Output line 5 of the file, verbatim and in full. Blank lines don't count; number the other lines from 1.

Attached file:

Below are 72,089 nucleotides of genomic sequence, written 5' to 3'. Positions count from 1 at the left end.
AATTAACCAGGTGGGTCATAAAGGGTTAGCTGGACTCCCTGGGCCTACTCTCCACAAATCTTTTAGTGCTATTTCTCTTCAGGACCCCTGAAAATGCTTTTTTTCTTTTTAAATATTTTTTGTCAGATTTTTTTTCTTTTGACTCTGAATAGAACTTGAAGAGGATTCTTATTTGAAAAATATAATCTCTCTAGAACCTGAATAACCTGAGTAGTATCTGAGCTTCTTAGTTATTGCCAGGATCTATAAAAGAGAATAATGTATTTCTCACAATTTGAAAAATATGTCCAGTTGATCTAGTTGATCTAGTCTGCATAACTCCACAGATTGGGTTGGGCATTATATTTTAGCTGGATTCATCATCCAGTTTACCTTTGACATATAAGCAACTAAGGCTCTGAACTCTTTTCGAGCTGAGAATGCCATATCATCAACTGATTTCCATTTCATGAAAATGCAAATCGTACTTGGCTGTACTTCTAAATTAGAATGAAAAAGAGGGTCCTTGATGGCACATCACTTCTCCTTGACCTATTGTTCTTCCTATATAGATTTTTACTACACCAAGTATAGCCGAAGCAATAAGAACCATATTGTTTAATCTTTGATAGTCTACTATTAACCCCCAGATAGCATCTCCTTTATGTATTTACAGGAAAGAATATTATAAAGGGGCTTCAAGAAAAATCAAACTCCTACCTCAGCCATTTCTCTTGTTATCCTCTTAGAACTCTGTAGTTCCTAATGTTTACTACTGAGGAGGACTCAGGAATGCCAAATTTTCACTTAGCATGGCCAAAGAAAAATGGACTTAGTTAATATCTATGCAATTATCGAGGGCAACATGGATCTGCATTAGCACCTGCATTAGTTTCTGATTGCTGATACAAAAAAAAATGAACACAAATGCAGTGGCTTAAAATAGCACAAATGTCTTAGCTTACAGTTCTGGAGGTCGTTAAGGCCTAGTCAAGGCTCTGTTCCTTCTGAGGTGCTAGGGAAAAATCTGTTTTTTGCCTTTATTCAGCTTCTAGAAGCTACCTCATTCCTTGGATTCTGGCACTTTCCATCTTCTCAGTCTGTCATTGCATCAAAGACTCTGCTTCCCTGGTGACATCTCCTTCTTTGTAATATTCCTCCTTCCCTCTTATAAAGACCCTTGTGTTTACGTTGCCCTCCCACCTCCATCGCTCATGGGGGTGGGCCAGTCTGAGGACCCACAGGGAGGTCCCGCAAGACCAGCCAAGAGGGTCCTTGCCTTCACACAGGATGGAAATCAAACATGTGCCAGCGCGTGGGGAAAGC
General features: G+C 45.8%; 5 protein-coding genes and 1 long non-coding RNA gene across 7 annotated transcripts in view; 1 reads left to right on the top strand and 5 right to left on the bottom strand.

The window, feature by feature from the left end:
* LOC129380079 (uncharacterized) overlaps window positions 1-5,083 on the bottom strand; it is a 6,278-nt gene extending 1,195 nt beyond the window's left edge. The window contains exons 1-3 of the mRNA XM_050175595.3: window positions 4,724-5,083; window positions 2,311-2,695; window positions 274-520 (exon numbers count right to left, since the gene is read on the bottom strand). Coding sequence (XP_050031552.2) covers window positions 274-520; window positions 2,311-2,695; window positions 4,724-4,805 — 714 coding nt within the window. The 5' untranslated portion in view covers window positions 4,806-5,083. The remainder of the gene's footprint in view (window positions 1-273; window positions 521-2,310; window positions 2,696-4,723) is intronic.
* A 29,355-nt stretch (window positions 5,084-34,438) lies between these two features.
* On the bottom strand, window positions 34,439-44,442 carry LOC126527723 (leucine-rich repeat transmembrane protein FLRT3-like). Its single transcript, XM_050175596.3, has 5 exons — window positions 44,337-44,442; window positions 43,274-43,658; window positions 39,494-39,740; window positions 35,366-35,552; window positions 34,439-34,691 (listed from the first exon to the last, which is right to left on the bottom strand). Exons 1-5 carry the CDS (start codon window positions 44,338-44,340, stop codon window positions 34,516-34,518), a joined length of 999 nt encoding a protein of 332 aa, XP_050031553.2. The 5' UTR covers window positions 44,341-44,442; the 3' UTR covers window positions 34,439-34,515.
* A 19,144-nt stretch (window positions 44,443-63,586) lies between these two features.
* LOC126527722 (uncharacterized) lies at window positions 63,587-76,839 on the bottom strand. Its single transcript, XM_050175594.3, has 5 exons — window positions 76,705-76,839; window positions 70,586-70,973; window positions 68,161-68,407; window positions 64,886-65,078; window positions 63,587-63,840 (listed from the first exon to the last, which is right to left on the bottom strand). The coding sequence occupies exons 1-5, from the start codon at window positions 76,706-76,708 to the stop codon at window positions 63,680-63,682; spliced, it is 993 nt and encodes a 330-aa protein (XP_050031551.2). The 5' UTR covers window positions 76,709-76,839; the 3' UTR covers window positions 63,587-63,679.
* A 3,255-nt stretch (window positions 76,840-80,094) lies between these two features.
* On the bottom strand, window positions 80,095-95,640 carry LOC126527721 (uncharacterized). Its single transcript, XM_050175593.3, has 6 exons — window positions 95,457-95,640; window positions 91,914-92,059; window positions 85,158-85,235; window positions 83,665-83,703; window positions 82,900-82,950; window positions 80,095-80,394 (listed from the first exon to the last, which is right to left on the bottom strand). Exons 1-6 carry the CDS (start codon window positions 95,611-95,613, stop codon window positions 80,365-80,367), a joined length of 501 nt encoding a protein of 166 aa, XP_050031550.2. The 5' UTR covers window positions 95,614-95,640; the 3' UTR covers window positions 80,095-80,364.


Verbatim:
* LOC129380079 (uncharacterized) overlaps window positions 1-5,083 on the bottom strand; it is a 6,278-nt gene extending 1,195 nt beyond the window's left edge. The window contains exons 1-3 of the mRNA XM_050175595.3: window positions 4,724-5,083; window positions 2,311-2,695; window positions 274-520 (exon numbers count right to left, since the gene is read on the bottom strand). Coding sequence (XP_050031552.2) covers window positions 274-520; window positions 2,311-2,695; window positions 4,724-4,805 — 714 coding nt within the window. The 5' untranslated portion in view covers window positions 4,806-5,083. The remainder of the gene's footprint in view (window positions 1-273; window positions 521-2,310; window positions 2,696-4,723) is intronic.